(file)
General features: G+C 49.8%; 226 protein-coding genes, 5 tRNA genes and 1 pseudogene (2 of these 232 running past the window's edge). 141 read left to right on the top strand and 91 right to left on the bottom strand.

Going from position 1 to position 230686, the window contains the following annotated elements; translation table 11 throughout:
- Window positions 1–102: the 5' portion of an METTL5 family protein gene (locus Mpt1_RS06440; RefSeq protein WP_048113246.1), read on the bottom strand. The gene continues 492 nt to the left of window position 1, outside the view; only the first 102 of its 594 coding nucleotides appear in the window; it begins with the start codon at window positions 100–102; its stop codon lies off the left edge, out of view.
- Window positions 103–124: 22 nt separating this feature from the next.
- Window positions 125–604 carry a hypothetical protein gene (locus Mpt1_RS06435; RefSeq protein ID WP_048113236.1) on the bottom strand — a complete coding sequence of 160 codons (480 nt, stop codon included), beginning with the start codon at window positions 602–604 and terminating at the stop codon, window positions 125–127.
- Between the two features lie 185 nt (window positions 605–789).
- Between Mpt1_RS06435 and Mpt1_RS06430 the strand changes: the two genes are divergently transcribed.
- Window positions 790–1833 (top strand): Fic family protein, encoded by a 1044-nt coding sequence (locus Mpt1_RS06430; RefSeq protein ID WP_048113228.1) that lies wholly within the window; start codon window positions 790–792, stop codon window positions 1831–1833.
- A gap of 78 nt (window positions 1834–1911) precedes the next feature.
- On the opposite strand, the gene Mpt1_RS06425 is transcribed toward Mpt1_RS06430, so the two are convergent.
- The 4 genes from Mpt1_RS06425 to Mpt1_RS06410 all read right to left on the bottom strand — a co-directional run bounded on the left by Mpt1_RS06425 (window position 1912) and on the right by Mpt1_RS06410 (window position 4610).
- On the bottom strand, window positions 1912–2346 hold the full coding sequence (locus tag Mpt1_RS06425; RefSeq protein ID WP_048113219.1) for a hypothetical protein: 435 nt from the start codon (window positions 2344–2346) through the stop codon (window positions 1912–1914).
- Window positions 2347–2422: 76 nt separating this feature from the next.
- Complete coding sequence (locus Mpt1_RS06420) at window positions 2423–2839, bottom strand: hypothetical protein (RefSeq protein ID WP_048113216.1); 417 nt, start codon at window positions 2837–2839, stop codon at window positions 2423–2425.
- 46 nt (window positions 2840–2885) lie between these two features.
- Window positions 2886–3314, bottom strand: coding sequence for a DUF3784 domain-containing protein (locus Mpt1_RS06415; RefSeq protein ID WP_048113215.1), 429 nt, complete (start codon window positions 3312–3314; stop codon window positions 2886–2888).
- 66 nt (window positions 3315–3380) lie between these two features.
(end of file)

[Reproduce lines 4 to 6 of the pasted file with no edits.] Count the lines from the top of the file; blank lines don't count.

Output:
- Window positions 103–124: 22 nt separating this feature from the next.
- Window positions 125–604 carry a hypothetical protein gene (locus Mpt1_RS06435; RefSeq protein ID WP_048113236.1) on the bottom strand — a complete coding sequence of 160 codons (480 nt, stop codon included), beginning with the start codon at window positions 602–604 and terminating at the stop codon, window positions 125–127.
- Between the two features lie 185 nt (window positions 605–789).